He has been involved with circuit design for telecommunication circuits, VLSI emulators of biological neurons, VLSI neural based pattern recognition systems, hearing aids, precision circuit design for instrumentation equipment, VLSI transistor mismatch parameters characterization, and over the past 20 years has been deeply involved with neuromorphic spiking circuits and systems, with strong emphasis on vision and exploiting nanoscale memristive devices for learning. He is co-founder of two start-ups, Prophesee SA ( and GrAI-Matter-Labs SAS (, both on neuromorphic hardware. 

Prof. Kwabena Boahen

Stanford University, US

Kwabena Boahen received his B.S. and M.S. in electrical engineering in 1989 from Johns Hopkins University and his PhD in computation and neural systems in 1997 from the California Institute of Technology, where he was advised by Carver Mead. For his PhD thesis, Boahen designed and fabricated a silicon chip emulating the functioning of the retina. After completing his PhD, Boahen joined the faculty of University of Pennsylvania where he held the Skirkanich Term Junior Chair.

In 2005 he moved to Stanford University and is currently the director of the Brains in Silicon Lab. He is widely regarded as one of the pioneers of neuromorphic engineering. He was named an IEEE fellow in 2016.

Specific contributions throughout his career include the development of the current-mode subthreshold CMOS circuit design paradigm, the address-event approach to communicating spikes between neuromorphic chips, and the scalable design of multi-chip systems. Boahen’s chips are mixed-mode: they employ analog circuits for computation and digital circuits for communication. Boahen's work has demonstrated that neuromorphic computer chips are capable of reproducing many types of brain phenomena across a large range of scales (e.g ion-channel dynamics, excitable membrane behavior,, the orientation tuning of neurons in Visual Cortex,, and neural synchrony). Utilizing these breakthroughs, Boahen's Stanford lab built the first neurmorphic system with one million spiking neurons (and billions of synapses), Neurogrid.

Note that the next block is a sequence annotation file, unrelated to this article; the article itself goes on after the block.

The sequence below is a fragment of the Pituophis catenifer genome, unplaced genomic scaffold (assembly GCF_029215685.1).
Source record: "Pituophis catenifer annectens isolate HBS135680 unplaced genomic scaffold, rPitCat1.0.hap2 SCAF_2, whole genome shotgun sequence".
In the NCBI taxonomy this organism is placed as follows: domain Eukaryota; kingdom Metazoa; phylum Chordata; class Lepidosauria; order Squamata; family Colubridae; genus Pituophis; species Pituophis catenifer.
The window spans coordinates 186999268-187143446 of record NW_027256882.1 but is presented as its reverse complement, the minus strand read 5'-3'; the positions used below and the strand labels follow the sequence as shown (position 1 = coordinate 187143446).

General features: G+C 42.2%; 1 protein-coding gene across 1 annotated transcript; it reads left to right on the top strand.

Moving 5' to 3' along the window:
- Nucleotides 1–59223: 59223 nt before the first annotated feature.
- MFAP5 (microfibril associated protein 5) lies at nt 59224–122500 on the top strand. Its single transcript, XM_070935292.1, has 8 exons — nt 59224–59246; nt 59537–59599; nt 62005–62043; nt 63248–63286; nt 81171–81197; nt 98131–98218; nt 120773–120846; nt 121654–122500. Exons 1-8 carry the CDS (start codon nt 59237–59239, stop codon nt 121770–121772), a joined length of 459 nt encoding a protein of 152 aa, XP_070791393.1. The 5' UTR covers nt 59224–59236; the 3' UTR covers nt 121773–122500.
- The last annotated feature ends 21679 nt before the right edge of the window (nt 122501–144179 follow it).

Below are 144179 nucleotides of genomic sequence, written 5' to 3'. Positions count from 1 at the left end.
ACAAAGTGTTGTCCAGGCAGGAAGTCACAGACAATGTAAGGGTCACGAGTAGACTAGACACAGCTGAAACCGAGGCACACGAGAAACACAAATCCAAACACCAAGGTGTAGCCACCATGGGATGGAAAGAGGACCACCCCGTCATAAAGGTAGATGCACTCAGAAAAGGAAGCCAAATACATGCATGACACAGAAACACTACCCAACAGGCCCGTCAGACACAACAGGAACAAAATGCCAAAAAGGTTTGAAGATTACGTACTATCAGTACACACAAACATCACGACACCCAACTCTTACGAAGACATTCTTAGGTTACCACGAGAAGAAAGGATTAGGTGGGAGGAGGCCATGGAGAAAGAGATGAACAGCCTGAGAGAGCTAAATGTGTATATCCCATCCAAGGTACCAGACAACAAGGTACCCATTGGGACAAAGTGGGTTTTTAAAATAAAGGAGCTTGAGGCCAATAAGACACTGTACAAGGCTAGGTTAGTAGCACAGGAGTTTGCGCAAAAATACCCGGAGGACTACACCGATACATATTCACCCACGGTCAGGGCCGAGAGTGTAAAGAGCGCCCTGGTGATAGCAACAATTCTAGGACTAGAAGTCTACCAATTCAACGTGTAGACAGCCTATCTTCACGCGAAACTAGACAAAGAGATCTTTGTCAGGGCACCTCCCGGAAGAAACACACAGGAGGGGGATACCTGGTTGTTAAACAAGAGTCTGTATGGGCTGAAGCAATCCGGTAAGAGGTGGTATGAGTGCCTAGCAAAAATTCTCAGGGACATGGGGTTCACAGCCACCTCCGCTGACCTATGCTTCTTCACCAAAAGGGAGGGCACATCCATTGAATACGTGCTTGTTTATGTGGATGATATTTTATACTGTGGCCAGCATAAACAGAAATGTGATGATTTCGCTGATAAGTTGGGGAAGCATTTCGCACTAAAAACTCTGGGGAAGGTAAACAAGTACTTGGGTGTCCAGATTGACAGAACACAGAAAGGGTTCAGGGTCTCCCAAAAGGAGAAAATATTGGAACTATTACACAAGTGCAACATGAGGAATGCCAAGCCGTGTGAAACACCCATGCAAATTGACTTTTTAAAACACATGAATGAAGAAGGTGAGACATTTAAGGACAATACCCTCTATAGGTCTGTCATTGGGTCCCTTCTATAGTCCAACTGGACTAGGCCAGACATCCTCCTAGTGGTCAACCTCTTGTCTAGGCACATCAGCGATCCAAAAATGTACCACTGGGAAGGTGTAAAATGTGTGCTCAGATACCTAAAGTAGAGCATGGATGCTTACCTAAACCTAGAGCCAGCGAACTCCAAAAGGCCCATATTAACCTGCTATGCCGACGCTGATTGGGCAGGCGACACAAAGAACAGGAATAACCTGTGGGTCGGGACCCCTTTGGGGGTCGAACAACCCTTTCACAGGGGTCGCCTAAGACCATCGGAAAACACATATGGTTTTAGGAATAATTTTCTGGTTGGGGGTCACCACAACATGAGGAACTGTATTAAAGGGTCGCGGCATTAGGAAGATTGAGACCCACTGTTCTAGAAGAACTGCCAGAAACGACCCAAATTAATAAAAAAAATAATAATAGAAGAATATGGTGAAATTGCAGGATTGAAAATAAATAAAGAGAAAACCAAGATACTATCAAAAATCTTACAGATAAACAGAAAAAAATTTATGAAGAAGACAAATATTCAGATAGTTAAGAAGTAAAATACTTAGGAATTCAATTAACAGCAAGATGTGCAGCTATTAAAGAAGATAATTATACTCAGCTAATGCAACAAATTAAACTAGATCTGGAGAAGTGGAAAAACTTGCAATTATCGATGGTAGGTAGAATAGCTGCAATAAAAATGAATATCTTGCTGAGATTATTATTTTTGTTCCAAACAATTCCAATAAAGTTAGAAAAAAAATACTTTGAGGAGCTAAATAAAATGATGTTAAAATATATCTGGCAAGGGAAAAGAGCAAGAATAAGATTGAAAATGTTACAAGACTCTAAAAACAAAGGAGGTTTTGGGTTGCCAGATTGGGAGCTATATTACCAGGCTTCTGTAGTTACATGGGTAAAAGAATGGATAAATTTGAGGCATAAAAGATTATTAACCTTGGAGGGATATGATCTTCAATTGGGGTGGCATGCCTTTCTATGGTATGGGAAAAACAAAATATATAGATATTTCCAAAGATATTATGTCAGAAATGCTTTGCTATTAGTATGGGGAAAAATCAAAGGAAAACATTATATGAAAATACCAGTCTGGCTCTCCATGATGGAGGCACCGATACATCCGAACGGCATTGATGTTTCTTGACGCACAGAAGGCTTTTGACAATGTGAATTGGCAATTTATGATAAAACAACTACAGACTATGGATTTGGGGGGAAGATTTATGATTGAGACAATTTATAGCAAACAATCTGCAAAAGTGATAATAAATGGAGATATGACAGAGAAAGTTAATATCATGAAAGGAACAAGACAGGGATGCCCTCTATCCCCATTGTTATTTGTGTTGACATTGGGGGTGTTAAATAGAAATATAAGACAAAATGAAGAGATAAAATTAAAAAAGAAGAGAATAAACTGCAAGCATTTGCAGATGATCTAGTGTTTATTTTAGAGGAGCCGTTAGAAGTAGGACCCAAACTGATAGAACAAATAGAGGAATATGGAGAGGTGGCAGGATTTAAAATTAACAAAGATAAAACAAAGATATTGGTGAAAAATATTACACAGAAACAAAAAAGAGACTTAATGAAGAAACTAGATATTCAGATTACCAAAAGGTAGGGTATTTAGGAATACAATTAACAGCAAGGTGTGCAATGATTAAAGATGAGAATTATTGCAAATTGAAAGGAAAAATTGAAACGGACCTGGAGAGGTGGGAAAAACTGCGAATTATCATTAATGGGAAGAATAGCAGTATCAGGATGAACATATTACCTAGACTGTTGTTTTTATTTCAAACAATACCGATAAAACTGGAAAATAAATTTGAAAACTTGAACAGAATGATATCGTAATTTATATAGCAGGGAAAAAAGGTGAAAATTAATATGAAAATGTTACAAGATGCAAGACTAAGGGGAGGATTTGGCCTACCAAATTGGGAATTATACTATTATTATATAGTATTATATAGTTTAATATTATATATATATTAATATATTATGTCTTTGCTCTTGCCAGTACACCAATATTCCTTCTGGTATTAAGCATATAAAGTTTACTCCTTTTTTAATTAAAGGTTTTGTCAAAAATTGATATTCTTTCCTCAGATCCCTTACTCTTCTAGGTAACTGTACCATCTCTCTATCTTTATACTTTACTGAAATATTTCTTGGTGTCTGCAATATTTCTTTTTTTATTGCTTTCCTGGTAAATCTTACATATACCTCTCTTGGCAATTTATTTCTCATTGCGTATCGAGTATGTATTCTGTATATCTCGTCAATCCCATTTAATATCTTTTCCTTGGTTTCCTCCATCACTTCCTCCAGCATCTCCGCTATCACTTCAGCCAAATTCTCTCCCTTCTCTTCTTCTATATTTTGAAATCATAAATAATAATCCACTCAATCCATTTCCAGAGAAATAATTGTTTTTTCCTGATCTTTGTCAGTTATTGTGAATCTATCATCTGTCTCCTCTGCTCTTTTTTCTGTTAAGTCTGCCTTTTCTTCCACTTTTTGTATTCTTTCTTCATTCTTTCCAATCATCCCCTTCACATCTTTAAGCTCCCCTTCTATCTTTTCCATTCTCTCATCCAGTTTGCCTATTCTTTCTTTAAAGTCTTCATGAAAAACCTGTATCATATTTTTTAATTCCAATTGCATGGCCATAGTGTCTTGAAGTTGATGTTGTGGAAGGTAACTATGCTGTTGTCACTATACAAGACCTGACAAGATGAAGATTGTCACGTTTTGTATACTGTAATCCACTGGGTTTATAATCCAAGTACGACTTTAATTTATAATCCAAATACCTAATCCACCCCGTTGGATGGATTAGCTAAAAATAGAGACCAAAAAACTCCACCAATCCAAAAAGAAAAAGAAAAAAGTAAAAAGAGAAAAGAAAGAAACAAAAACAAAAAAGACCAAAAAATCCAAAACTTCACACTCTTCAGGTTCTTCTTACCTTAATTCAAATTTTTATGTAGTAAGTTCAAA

Recommended Readings


Prof. Giacomo Indiveri recommends:


Prof. Steven Furber recommends:


Prof. Bernabe’ Linares-Barranco recommends:


Prof. Kwabena Boahen recommends:




NEUROTECH Educational Team



→ Dr. Chiara Bartolozzi (Istituto Italiano di Tecnologia, IT)
→ Dr. Elisa Donati (University of Zurich and ETH, CH)
→ Dr. Alice Mizrahi (Thales, FR)
→ Dr. Bert Jan Offrein (IBM Research, CH)
→ Dr. Melika Payvand (University of Zurich and ETH, CH)
→ Prof. Michael Schmuker (University of Hertfordshire, UK)